The fiery MC/producer JPEGMAFIA first pinged Orlando Weekly's radar last year with the music video for his collab with Freaky, "I Might Vote 4 Donald Trump." Over discordant, near-industrial beats, the two MCs perform the song in a lily-white suburban cul-de-sac, as suspicious residents peer out from behind windows and locked doors. Brandishing Trump campaign flags, when JPEG deadpans, "I might vote for Donald Trump / Just to say I did it," it's an incredible and jarring bluff. Or not? (To say nothing of when he sneers, "Trump era / I'll be killing the feds" at the very end.)
JPEGMAFIA aka Barrington Hendricks aka JPEG aka Peggy was born in New York, spent years in Alabama and began making music in Japan while stationed there during a stint in the military. Upon returning to the States in 2015 (Baltimore, specifically), Peggy found his sound as JPEGMAFIA on apocalyptic and wickedly funny albums like Black Ben Carson and Communist Slow Jams. These early albums kept one foot solidly in hip-hop, while running hard with the city's noise scene. He speaks affectionately of the harsh noise scene back in Baltimore, enthusing, "I don't want to be one of those dudes that forgets where I came from with the noise shit. They're the type of people that when I was younger the preppy white people would make fun of. Those are the type of white people I fuck with usually off the bat." And though he calls L.A. home now – "Every time I go [down Hollywood Boulevard] I see this fat-ass dude in a Spiderman suit. That doesn't exist in Baltimore" – his caustic edge hasn't dulled a bit.
Peggy's new album, the freshly released Veteran, is his most fully realized body of work yet. Eschewing anything in the way of a marketing strategy, the praises of Veteran are still being sung by tastemaking outlets like Pitchfork, Bandcamp and Afropunk. Peggy is sanguine about the praise: "Critical acclaim is cool and all but Rolling Stone used to give Black Sabbath [one star] and shit. ... If people fuck with it, no matter what the critics think at first, they will come around to it. I saw it last year with SZA."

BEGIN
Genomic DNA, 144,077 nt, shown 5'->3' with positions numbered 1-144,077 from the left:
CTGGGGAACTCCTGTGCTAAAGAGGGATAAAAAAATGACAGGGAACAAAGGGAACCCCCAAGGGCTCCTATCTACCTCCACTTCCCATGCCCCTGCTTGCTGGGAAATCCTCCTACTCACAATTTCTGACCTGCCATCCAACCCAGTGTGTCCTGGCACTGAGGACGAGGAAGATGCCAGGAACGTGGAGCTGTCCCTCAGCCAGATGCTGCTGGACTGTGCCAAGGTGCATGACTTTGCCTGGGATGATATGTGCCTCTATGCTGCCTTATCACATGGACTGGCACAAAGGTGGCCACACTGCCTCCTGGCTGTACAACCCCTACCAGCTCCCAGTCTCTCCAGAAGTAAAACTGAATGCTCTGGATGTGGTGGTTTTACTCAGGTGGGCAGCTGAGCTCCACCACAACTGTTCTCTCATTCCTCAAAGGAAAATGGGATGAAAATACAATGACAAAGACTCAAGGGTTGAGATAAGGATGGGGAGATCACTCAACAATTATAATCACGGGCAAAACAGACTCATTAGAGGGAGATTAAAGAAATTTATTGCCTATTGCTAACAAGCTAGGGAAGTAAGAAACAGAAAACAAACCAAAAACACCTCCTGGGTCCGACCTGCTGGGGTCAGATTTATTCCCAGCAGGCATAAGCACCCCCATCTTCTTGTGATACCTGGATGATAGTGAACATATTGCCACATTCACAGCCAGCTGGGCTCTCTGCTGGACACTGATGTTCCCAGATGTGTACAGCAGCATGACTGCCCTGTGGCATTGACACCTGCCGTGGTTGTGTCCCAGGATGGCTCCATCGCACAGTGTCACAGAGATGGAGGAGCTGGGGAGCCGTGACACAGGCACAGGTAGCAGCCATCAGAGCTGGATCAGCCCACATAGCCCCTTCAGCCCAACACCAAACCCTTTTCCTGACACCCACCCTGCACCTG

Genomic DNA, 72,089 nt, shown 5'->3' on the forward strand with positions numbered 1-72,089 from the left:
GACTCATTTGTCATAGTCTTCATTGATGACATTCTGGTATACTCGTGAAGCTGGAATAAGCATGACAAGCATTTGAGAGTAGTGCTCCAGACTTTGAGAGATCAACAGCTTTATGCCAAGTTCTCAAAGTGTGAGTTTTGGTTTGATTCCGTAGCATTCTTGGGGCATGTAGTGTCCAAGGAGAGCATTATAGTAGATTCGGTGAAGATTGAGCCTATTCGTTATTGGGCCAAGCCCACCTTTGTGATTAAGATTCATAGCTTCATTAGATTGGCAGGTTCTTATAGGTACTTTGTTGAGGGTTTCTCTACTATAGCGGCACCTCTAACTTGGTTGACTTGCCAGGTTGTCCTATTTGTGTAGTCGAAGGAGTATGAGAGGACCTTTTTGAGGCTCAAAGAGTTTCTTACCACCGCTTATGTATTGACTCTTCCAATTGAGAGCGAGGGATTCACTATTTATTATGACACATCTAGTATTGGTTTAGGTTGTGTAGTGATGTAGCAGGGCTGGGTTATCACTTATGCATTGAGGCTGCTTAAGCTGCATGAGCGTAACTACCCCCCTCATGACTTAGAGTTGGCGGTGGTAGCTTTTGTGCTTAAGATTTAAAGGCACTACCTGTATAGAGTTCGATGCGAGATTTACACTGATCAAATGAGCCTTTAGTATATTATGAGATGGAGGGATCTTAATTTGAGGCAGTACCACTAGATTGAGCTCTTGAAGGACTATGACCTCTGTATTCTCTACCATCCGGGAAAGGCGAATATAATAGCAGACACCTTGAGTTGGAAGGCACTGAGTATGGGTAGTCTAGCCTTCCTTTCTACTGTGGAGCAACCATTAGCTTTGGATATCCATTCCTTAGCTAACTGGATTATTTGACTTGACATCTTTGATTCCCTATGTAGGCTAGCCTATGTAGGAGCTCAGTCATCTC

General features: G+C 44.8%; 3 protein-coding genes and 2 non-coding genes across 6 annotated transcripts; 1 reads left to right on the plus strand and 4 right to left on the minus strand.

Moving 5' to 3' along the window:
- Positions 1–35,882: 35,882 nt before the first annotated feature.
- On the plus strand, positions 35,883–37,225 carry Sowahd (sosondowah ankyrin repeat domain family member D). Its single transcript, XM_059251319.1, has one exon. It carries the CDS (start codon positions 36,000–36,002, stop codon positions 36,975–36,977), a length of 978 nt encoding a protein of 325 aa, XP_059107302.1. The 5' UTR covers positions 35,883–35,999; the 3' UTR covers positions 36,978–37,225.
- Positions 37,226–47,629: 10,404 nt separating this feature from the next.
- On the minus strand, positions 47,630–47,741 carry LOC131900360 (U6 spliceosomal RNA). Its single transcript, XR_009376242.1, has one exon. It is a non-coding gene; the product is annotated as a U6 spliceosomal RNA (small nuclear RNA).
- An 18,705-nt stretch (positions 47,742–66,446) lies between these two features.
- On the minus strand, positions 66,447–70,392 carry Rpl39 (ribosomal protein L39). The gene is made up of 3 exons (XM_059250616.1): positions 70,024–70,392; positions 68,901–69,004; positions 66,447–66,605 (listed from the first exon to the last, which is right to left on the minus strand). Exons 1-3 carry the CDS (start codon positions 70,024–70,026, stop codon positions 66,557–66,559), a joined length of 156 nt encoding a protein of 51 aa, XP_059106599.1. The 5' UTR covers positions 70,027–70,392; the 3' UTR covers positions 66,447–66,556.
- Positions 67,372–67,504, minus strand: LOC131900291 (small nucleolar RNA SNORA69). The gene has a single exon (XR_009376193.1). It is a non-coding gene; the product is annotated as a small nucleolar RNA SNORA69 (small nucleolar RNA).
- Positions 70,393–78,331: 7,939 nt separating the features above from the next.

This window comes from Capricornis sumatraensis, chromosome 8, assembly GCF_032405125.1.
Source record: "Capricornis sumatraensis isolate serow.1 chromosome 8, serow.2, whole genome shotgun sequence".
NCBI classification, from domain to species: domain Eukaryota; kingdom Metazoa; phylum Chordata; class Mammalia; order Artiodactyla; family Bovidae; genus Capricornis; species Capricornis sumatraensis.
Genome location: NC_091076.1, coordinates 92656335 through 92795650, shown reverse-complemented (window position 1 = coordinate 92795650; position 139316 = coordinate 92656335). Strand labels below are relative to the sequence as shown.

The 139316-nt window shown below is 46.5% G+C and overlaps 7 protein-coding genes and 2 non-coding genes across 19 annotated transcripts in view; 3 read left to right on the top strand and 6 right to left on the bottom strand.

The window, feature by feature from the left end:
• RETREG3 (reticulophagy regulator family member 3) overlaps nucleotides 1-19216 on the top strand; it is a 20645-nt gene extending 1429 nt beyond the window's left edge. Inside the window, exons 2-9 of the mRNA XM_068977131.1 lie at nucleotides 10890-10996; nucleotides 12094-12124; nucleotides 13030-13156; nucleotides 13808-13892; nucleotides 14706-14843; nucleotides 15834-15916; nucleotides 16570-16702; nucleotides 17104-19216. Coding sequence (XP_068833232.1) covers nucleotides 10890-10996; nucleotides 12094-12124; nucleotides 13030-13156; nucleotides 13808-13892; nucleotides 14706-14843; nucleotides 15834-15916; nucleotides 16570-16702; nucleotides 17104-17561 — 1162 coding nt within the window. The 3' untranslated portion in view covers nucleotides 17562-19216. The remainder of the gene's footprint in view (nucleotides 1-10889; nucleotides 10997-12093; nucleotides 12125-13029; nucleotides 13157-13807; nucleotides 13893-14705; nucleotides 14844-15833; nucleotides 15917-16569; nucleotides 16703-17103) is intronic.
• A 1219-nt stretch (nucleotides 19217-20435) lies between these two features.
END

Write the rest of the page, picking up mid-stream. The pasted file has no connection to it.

Veteran is one of the more freeform and unrestrained hip-hop albums in recent memory, going beyond contemporaries like Death Grips and Clipping into way-out interzones. With Peggy handling beat-making, production and vocals, it's harrowing, angry, funny as hell and vulnerable all in turn. Steeped in punk, trap, space-age R&B and noise alike, Veteran is a dizzying work of autobiography and cultural critique.
And though the beatscapes and electronics on Veteran are undeniable, it is Peggy's vocals on Veteran that impress most. He employs a whole host of different voices, deliveries and personas along the lines of a Prince or Bowie. He screams, spits, whispers, croons, threatens and comforts all throughout the album. "Some people try to ... they have a signature style and they try to force it onto things," he says. "Fuck that, man, I'll morph into whatever the beat needs. If I need to be a country singer on a beat, fuck it, I'll do it."
The lyrics on Veteran are packed to bursting with pop culture, social and political references, working Lemmy, Mulder and Scully, feminism, Giuliani, gentrification and Tomi Lahren into his dense rhymes. Peggy points out that it's just a symptom of the internet age: "I feel like I'm no different than most people, we just get on our phones and browse and end up down a hole. ... I'm just into a lot of things – other people are too! People are into politics – and they like to smoke! I respect people like Killer Mike and Run the Jewels but I'm just a regular nigga at the end of the day. Me talking about all of this is like a reflection of society."
Peggy is happy to return to the South as part of his touring with Milo – "I like the South, it has more character than other places" – and deals with anticipation over his first Florida show with deadpan humor: "I can't wait to disappoint everyone." Judge for yourself when JPEGMAFIA opens for Milo at an early show at Will's Pub on Tuesday.